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MU researchers study fatal disease affecting housecats

Sunday, April 19, 2009 | 12:01 a.m. CDT; updated 4:58 p.m. CDT, Sunday, April 19, 2009

COLUMBIA — MU's Department of Veterinary Medicine and Surgery is leading the defense against a fatal feline blood parasite that is spreading via ticks and bobcats mainly in the southeastern U.S.

Leah Cohn, a professor and associate department chair of veterinary medicine and surgery, is the head clinical researcher studying the protozoan Cytauxzoan felis, which is causing the fatal disease Cytauxzoonosis in domestic cats.

What you need to know about Cytauxzoonosis

While the disease is not common in central and northern Missouri, it is believed to be spreading.

It spreads from bobcats to ticks, and then ticks to domestic cats.

Disease prevalence in populations is unknown, but studies are under way to determine that.

Symptoms can include a pale to white gum line, lethargy, jaundice coloring and possible fever.

Jennifer Reisdorf, a veterinarian at the Horton Animal Hospital, recommends Frontline topical flea and tick preventative to help avoid tick-spread diseases.

Leah Cohn, MU professor of veterinary medicine and surgery and head clinical researcher studying Cytauxzoonosis, suggests keeping domestic cats indoors to avoid contact with ticks.


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"When it was discovered in the late 1970s here at the University of Missouri, it was believed to be a foreign African pathogen which might infect livestock," Cohn said. The initial theory sparked a panic because researchers worried the disease might wipe out livestock.

But further research determined that the native bobcat was the original host, Cohn said.

The incidence in the domestic cat population is not currently known. Marie Kerl, Cohn's fellow researcher at MU, is working to determine those numbers.

Kerl said she sees the disease more often in cats in more southern parts of the state, and though it can happen here, it is uncommon in Boone County.

The disease was originally only thought to exist in Missouri, Oklahoma and especially Arkansas. Recently, the disease has been reported throughout the southeast and as far northeast as Pennsylvania.

"The disease is more common in areas of the state where bobcats are more common," Kerl said. "But that doesn't rule out the possibility of infection here."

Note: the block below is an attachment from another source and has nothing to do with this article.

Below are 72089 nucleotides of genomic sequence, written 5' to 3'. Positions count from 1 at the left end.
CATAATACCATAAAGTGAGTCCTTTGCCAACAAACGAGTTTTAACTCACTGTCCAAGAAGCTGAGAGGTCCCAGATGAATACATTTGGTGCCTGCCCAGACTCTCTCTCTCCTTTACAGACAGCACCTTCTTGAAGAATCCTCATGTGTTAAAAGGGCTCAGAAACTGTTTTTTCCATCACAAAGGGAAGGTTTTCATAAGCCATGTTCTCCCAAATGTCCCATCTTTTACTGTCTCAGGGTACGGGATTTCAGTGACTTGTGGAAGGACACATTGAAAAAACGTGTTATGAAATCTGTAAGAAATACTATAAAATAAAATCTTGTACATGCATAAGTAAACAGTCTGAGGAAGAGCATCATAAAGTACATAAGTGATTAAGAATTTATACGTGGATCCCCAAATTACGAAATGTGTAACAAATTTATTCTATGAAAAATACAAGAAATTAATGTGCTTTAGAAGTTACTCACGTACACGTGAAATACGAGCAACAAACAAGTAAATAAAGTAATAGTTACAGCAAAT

The incubation time — the period in which the cat might have the virus but exhibits no symptoms — is roughly 12 days. Cohn said the disease can infect any feline but is fatal in domestic cats, killing them within three to five days after the onset of illness.

When the USDA — which had originally expressed interest in the research because of suspicion the disease could affect livestock — found out it only affected cats, all funding for research was dropped, and the research ended.

However, Cohn resumed the research three years ago and has received grants for clinical studies this year from the not-for-profit ALSAM Foundation and the WINN Feline Foundation. Cohn is recruiting veterinarians from across the region of infection – the southeastern United States – to participate with her clinical studies.

"With a disease that is so rapidly fatal, it's impossible for a family with a sick cat to drive it here (MU), from say, Arkansas, for research," Cohn said. "By the time the cat gets here, it's usually dead."

Jennifer Reisdorf, a veterinarian at the Horton Animal Hospital, said she hasn't seen any cases in which a definitive diagnosis of Cytauxzoonosis was possible. She said many times when an animal comes in that has similar, life-threatening symptoms, many owners choose to euthanize the pet and not pay for further inquisition as to the actual illness.

Residorf said the best way to protect outdoor pets from ticks is to treat them with Frontline, a topical flea and tick preventative. While it might help prevent infection, there is currently no cure for Cytauxzoonosis.

Cohn sends possible treatment regimens to the various doctors who choose to participate. That way, when they diagnose Cytauxzoonosis — an easy illness to diagnose because of its distinctive features in a cat's blood — they are able to try out Cohn's clinical research right there in their practice.

When the disease occurs in a bobcat, a species native to much of the United States, it's a minor illness. The majority of bobcats recover in a short time and become hosts, or carriers, of the disease.

According to the Missouri Department of Conservation, there are anywhere from 12,000 to 18,000 bobcats in Missouri. The last U.S. population count for bobcats was conducted in 1981.

The disease is not transmitted directly from bobcats to domestic cats – the two rarely come in contact. Cytauxzoonosis is transmitted by tick vectors. Common ticks bite carrier bobcats, picking up the parasite. These ticks then bite domestic cats who roam around outdoors. The domestic cats contract the illness and become severely ill in a short time.